Zalewski is a chemist, and she spent the COVID-19 frenzy helping to develop chemicals for vaccines. It was a different kind of pressure than rearranging molecules of wood and a break from exercising her arm muscles, which, resemble tree trunks in size. “In a way the forced leave of absence was stressful. But now I can go outside and chop. It’s refreshing.”
Events at the Stihl competitions include the underhand chop, which describes the axe’s approach angle, Jack-and-Jill Sawing (mixed doubles), standing block, single buck, and wielding chainsaws (the hot saw) which roar like drag racing cars.
While many of the ace competitors shop in stores that handle triple XL clothing, any watcher who believes these events are only about power are fooling themselves. Technique is at least as important. “If you can take someone strong with good technique, they’re going to win,” Zalewski says.
Zalewski, who grew up in Hayward working at the summer lumberjack championships, says there has been a dramatic improvement in the quality of equipment. “Huge,” she says. “The average person looking at it would never know it though.”
The blades appear silver in color. They shine in the sunlight. They are sharp. One-person and two-person saws feature teeth that resemble those belonging to a great white shark. The improving Stihl utensils contributes to speedier times cutting the round discs off logs and in splitting wood blocks. Winning times are measured in seconds.
Like anything else, becoming good at these events requires practice. When she was much younger, Zalewski, who has won a record 10 lumberjack All-Around Lady Jill titles, thought she had a handle on her events. A sager chopper told her, “When you’re at 5,000 blocks, you’ll know your event.”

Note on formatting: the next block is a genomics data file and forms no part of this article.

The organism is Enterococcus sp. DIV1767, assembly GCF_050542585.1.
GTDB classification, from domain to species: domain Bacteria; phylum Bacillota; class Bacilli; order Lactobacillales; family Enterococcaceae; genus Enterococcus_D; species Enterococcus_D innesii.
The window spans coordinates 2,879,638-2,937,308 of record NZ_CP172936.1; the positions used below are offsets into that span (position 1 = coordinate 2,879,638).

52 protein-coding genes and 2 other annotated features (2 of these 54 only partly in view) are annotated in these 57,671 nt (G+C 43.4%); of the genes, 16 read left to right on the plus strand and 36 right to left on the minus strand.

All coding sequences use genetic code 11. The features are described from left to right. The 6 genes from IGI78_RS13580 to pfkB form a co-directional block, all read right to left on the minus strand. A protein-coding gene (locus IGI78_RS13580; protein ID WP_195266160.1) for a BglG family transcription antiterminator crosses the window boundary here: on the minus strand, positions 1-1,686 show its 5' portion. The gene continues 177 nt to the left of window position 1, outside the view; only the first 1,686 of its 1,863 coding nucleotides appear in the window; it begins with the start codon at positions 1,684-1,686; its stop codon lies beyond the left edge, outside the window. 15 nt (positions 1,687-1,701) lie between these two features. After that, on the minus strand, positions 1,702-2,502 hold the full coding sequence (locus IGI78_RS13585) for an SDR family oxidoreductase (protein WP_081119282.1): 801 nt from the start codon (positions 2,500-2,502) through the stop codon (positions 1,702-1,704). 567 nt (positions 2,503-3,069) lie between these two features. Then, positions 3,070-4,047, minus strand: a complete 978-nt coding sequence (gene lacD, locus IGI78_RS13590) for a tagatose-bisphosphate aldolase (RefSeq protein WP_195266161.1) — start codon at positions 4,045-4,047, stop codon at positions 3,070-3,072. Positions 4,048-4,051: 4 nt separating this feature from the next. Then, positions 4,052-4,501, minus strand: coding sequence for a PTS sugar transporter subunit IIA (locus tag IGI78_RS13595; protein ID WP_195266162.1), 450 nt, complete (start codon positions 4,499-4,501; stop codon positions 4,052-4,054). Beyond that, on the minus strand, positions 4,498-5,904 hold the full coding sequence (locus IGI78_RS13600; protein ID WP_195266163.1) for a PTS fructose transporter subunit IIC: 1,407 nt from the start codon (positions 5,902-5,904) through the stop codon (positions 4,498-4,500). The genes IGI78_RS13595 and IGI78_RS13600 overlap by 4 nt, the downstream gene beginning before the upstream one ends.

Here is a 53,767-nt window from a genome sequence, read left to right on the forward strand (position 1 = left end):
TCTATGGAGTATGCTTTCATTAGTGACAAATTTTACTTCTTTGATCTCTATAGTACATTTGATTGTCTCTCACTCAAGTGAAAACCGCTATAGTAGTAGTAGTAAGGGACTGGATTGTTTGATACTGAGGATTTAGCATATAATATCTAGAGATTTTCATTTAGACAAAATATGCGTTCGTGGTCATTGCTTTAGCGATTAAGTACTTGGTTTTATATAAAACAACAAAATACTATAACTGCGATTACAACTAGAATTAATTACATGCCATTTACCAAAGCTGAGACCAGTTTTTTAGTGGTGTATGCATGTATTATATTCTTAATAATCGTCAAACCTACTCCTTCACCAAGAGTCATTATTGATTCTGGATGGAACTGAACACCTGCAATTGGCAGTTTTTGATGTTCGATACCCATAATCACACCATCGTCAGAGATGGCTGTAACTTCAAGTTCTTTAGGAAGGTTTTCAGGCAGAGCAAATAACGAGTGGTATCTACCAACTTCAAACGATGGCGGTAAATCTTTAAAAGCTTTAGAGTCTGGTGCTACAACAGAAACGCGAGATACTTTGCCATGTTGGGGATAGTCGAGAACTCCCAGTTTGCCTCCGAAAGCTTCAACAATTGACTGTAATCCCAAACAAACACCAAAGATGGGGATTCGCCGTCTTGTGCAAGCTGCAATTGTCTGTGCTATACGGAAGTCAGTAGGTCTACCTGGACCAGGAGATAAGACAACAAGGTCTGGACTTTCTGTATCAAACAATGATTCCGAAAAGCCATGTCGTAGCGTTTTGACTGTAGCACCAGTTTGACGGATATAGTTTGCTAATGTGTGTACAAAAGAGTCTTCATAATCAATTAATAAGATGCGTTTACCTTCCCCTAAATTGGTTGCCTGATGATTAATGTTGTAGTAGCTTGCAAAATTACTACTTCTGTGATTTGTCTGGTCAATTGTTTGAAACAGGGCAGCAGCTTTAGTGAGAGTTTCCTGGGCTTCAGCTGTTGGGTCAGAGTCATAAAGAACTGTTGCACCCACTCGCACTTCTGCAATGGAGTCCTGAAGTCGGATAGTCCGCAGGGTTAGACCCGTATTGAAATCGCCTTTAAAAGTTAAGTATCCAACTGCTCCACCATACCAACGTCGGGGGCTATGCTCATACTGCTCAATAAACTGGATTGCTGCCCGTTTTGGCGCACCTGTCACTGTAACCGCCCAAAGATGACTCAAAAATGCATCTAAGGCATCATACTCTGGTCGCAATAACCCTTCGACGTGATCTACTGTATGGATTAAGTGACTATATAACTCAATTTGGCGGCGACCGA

One aspect of both Stihl and Hayward competitions is the attraction of youngsters to the athletes. Just as in any other pro sport, the fans seek souvenirs. They gravitate to acquiring the cut wood discs remaining after a log is sliced and seek autographs on them.
Zalewski loves that. She saves some special discs herself, personal memorabilia trophies. But she hasn’t scooped up sawdust and stored it in Tupperware.“It just gets swept into the fire and burned,” she says.
Scheer, now 40, is a real estate developer as well as a wood whacker. He weighs about 200 pounds, on the smaller side for chopping and slicing. As a youth, he did almost every event in exhibitions and used to think size made the man in sawing and chopping. He bulked up to about 220 around 2015 when he began emphasizing cutting, but then trimmed down, improved his technique and in 2019 became Stihl’s US all-around champion by accumulating points in three chopping and three sawing events. “I had a good base to build on,” Scheer says. “I can swing the axe just as hard.”
There is something satisfying about man teaming with steel to dismember the wood. “The chips fly,” Scheer says. “I love the feeling of knowing I took a block of wood apart.